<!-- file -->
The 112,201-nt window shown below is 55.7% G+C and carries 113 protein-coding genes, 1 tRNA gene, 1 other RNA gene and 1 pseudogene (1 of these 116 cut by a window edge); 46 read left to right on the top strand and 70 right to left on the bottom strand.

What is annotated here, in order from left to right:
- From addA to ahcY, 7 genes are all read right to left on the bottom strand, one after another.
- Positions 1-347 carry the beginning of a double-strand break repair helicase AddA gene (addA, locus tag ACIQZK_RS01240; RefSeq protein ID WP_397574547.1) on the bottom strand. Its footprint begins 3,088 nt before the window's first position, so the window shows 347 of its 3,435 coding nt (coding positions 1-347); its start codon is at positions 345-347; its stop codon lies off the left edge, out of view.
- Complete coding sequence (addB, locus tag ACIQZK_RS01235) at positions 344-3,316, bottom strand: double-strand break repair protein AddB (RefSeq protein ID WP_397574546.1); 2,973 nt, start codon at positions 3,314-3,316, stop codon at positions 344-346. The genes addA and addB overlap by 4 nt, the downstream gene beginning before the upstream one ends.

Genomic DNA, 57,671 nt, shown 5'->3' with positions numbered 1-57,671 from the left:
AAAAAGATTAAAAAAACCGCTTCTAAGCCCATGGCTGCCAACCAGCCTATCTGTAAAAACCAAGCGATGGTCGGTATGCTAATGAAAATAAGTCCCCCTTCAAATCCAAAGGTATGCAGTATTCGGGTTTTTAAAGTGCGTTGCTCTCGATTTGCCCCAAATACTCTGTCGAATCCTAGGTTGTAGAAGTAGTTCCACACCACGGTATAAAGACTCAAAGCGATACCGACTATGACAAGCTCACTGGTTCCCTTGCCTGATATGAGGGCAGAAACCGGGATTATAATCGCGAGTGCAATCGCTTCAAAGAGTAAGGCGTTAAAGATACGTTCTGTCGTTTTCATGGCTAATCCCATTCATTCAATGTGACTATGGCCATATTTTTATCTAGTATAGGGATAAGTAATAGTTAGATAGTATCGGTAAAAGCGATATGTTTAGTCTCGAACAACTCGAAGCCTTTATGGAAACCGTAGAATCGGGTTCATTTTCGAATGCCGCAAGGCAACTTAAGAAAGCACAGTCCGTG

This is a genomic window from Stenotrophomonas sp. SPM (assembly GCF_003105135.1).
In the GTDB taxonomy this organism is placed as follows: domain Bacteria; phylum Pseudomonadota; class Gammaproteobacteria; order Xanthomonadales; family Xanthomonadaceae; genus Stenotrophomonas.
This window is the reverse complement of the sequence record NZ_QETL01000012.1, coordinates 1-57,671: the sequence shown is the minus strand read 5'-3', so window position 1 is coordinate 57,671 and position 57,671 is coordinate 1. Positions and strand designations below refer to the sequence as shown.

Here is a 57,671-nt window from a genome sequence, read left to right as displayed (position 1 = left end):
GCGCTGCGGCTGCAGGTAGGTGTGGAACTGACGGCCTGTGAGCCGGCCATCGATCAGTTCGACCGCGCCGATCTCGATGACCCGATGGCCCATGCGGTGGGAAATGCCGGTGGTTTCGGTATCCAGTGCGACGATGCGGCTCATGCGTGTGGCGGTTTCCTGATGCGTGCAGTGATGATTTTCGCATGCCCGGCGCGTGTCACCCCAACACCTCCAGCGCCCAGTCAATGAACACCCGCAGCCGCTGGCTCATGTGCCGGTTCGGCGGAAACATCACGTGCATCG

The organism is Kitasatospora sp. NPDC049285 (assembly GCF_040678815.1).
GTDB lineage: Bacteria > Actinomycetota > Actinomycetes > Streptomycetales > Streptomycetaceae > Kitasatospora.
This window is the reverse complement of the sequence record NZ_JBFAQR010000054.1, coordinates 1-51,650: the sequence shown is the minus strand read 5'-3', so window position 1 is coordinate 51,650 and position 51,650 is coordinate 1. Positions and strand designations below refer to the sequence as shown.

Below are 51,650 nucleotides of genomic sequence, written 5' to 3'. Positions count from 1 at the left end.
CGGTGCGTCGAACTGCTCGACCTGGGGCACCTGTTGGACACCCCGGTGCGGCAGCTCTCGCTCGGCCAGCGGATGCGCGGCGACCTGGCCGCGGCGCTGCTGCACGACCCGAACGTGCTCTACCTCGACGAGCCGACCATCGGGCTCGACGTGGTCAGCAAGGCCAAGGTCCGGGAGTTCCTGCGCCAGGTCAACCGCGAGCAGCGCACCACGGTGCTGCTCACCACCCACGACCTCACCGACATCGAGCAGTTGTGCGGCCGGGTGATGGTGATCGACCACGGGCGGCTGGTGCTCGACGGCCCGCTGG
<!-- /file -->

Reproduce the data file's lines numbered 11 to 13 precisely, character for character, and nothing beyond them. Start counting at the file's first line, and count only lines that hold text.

Here is a 57,671-nt window from a genome sequence, read left to right as displayed (position 1 = left end):
GCGCTGCGGCTGCAGGTAGGTGTGGAACTGACGGCCTGTGAGCCGGCCATCGATCAGTTCGACCGCGCCGATCTCGATGACCCGATGGCCCATGCGGTGGGAAATGCCGGTGGTTTCGGTATCCAGTGCGACGATGCGGCTCATGCGTGTGGCGGTTTCCTGATGCGTGCAGTGATGATTTTCGCATGCCCGGCGCGTGTCACCCCAACACCTCCAGCGCCCAGTCAATGAACACCCGCAGCCGCTGGCTCATGTGCCGGTTCGGCGGAAACATCACGTGCATCG

The organism is Kitasatospora sp. NPDC049285 (assembly GCF_040678815.1).